From Thomas2 York. Geraldine5 Savage has the original.
I have at last sat down to write a few lines to you after having put it off from time to time till I am quite ashamed of myself, but better late than never is an old proverb I must resort to for want of a better excuse.
Mother has favoured me with coppies of your letters when they have arrived, and the perusual of them has given me great pleasure and satisfaction.
I think that h... to follow your lot have been heavey and severe and your toil must have been laborious, but amidst it all there has been something in the distance for you to point to, something that helped to cheer you on through difficulties and dangers that would have daunted any one with less persevering and energetic spirits than yours.
You might well be reminded of what John Leitchfield said, that you would meet with difficulties like mountains. I seldom think of you without calling to mind the forlorn and heart braking condition you where placed in upon the banks of the canal upon your arrival at Picton. No wonder you were downcast and allmonst desparing. It was a trial for the stoutest heart and the bare recollection of it often makes me readey to drop a tear of sympathy for your sufferings.
It often happens when our prospects are darkest and we are readey to despair that some kind hand is held out to assist us and to encourage us on in our journey through life, and with our courage renewed we once more renew the strugle for existence. I have no doubt you thought of all this after finding a shelter for your children and employment for yourself in a few hours afterward.
I have just recieved a few lines from mother. She says they are all anxiously expecting to hear from you. They are anxious about a box they sent you 17 weeks ago, for fear you may not have recieved it. She tells me she wrote to you to let you know that it was sent and what it contained. I mention this in case both the box and letter may have miscarried.
I was down at home at Easter for two days, our sister Sarah being very ill. She sent word she would like to see me for she had little hopes of getting better again. I found her very ill indeed and wasted allmost to a skeletion. I could see no prospect of her recovering, but her spirits were as good as ever.
She was quite resigned to her lot. Her mind was quite at ease and the prospect of death had no terror for her. She had a firm reliance on the goodness of her Maker, but she told me she did not believe that God made man to punish him eternaly in the horrible manner that is generaly represented. She thought He was to good a being to act in that manner.
She was quite willing to converse about her approaching end and did so in so calm and undistant a manner that I derived great satisfaction from her conversation and societey.
She was rather better the two days I was there but three days after I returned home I recieved word she was worse, and 8 days after I left Alice sent me word she was no more. She remained sensible to the last in the same quiet and easey state of mind she had shown all the time, till her spirit fled to Him who gave it.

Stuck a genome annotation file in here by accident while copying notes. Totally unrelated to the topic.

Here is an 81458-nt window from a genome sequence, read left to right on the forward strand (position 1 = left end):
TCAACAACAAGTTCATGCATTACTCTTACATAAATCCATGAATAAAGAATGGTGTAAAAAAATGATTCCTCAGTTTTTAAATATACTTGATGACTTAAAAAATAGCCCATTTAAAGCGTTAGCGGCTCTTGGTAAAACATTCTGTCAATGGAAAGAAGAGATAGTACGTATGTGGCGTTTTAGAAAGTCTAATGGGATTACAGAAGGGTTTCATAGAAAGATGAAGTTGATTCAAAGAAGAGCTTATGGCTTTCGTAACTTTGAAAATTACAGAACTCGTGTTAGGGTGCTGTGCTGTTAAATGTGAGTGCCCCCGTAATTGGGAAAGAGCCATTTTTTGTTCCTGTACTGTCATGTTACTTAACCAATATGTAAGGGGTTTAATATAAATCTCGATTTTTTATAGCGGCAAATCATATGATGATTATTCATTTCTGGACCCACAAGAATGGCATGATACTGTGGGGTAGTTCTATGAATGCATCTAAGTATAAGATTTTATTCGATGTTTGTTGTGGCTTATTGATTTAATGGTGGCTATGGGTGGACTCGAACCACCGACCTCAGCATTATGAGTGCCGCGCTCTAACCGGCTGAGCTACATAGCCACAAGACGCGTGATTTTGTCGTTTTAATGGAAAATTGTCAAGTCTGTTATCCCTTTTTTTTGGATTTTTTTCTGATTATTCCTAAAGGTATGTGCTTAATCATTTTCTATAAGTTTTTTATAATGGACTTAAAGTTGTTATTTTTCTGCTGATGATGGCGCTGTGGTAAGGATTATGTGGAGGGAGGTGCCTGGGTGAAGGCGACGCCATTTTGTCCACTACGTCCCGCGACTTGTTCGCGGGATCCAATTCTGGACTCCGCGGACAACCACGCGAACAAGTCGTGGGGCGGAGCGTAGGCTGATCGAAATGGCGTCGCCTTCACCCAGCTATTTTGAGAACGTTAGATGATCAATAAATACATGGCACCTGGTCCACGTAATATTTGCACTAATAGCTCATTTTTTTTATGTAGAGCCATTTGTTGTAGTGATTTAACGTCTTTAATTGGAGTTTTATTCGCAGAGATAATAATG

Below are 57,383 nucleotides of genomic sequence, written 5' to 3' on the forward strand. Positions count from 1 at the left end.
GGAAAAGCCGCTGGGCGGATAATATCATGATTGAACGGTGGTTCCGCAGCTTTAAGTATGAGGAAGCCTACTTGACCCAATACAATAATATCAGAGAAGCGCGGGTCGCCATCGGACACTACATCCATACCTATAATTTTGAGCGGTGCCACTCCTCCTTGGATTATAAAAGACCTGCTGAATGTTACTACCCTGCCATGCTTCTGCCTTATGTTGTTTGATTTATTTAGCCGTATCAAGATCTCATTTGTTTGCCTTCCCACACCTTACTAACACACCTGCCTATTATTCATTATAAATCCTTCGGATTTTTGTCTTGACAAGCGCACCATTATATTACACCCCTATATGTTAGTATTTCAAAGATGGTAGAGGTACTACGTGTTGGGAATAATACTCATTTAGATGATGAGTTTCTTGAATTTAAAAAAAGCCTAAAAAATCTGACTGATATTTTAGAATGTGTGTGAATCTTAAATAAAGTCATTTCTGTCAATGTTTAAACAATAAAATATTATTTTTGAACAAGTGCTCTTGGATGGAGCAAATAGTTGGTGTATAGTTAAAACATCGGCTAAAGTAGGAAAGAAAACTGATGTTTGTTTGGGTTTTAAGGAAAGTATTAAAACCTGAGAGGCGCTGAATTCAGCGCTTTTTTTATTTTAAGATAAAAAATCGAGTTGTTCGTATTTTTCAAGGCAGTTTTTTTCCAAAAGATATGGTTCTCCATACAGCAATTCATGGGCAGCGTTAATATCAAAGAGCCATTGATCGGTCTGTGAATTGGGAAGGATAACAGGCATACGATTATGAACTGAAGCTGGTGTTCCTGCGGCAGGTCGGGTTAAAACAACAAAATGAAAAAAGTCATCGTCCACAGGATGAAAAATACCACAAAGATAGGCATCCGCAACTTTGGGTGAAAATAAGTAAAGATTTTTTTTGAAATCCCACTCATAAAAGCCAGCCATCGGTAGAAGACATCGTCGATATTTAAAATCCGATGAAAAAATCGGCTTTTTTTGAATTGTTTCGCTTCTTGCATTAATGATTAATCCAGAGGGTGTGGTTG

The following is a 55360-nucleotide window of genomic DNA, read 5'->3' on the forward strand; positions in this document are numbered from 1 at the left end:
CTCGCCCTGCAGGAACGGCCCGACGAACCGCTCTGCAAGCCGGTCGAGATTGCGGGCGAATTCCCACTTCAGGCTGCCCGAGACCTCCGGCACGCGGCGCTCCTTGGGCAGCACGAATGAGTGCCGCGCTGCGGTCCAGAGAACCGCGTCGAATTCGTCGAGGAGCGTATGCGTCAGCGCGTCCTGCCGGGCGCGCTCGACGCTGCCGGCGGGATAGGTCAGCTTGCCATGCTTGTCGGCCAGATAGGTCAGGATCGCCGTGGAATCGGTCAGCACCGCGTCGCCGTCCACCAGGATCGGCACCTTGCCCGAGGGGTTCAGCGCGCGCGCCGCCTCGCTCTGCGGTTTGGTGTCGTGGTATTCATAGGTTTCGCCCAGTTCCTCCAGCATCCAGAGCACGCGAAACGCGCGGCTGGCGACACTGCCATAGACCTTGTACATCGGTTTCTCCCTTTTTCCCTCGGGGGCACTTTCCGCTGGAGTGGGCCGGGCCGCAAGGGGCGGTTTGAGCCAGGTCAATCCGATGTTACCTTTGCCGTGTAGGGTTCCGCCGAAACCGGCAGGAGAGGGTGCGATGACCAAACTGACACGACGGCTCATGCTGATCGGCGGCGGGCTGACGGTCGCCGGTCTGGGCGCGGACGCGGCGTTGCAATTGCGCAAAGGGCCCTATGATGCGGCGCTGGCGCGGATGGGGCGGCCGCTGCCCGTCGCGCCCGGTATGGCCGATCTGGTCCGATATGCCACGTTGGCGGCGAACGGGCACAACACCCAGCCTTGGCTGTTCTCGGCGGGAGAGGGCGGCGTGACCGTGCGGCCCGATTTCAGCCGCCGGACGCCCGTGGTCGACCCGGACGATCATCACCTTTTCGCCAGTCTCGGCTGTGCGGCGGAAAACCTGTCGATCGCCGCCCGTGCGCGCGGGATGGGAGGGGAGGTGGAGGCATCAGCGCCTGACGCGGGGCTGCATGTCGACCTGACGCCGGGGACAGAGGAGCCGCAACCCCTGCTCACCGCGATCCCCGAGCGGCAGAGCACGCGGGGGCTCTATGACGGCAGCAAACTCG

Her illness I think was brought on chiefley by her fretting so much for the loss of her two infant children. It preyd upon her weak constitution till consumption followed and soon carried her off. Poor girl, she had maney good qualites. She was a kind and affectionate sister. As a wife I believe she sis her duty and no mother was ever fonder of her children.
I had an oppertunity dureing ten months when I was ill myself of observing her and of experiencing her kindness and I wish I was more able to express myself in paying a tribute to her memory. David intends to come up and see me in about a month.
I believe they are all pretty well at home but I can give you but little information about how matters go on there. You must depend upon Mother for that.
I learned from Mother when I was down how cousin Dickens had disposed of her money. It appears she had purchased an annuity. That is, she gave so much money into a societey and in return she recieved 8 shillings a week as long as she lived.
It appears she has saved upwards of one hundred pounds and she has left it to be divided in four parts, and Mother is to have one part paid to her 12 months after cousin's death, the other three parts to be put out at intrest. Phraps it will be about 2s a week, Mother to recieve the intrest.
My sisters seemed very much disapointed when they learned how she (cousin) acted. Poor Sarah had been attending upon her dureing her illness. In fact she would have no one else to attend upon her either night or day till she was quite done up with fatigue and confinment, and it appears that Alice had done a good deal of needlework for her one time or another,